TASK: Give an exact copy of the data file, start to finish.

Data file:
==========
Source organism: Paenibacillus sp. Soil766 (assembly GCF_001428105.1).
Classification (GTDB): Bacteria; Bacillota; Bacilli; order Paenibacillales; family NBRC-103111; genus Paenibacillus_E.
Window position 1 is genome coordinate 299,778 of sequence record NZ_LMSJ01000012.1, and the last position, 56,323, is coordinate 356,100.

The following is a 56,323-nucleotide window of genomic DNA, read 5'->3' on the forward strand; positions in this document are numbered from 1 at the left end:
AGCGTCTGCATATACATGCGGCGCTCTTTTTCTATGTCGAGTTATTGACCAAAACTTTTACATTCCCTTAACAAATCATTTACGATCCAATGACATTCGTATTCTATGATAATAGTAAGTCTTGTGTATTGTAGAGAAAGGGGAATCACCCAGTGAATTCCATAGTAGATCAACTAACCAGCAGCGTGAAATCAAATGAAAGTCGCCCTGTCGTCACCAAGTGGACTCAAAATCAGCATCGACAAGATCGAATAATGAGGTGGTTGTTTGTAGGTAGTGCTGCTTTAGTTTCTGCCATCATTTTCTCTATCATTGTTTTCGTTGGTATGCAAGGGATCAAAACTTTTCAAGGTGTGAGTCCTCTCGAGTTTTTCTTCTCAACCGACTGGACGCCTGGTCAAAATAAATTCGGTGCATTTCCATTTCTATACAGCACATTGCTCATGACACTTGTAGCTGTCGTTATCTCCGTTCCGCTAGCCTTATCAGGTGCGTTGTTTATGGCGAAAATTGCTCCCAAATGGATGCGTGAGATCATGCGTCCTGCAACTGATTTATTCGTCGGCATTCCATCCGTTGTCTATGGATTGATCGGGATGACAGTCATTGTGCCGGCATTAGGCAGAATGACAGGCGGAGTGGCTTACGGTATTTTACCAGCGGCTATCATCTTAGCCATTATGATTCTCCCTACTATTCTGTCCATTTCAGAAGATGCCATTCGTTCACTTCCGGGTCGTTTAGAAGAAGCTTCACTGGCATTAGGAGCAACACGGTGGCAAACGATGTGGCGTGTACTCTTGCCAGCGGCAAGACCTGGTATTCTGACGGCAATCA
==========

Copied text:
Source organism: Paenibacillus sp. Soil766 (assembly GCF_001428105.1).
Classification (GTDB): Bacteria; Bacillota; Bacilli; order Paenibacillales; family NBRC-103111; genus Paenibacillus_E.
Window position 1 is genome coordinate 299,778 of sequence record NZ_LMSJ01000012.1, and the last position, 56,323, is coordinate 356,100.

The following is a 56,323-nucleotide window of genomic DNA, read 5'->3' on the forward strand; positions in this document are numbered from 1 at the left end:
AGCGTCTGCATATACATGCGGCGCTCTTTTTCTATGTCGAGTTATTGACCAAAACTTTTACATTCCCTTAACAAATCATTTACGATCCAATGACATTCGTATTCTATGATAATAGTAAGTCTTGTGTATTGTAGAGAAAGGGGAATCACCCAGTGAATTCCATAGTAGATCAACTAACCAGCAGCGTGAAATCAAATGAAAGTCGCCCTGTCGTCACCAAGTGGACTCAAAATCAGCATCGACAAGATCGAATAATGAGGTGGTTGTTTGTAGGTAGTGCTGCTTTAGTTTCTGCCATCATTTTCTCTATCATTGTTTTCGTTGGTATGCAAGGGATCAAAACTTTTCAAGGTGTGAGTCCTCTCGAGTTTTTCTTCTCAACCGACTGGACGCCTGGTCAAAATAAATTCGGTGCATTTCCATTTCTATACAGCACATTGCTCATGACACTTGTAGCTGTCGTTATCTCCGTTCCGCTAGCCTTATCAGGTGCGTTGTTTATGGCGAAAATTGCTCCCAAATGGATGCGTGAGATCATGCGTCCTGCAACTGATTTATTCGTCGGCATTCCATCCGTTGTCTATGGATTGATCGGGATGACAGTCATTGTGCCGGCATTAGGCAGAATGACAGGCGGAGTGGCTTACGGTATTTTACCAGCGGCTATCATCTTAGCCATTATGATTCTCCCTACTATTCTGTCCATTTCAGAAGATGCCATTCGTTCACTTCCGGGTCGTTTAGAAGAAGCTTCACTGGCATTAGGAGCAACACGGTGGCAAACGATGTGGCGTGTACTCTTGCCAGCGGCAAGACCTGGTATTCTGACGGCAATCA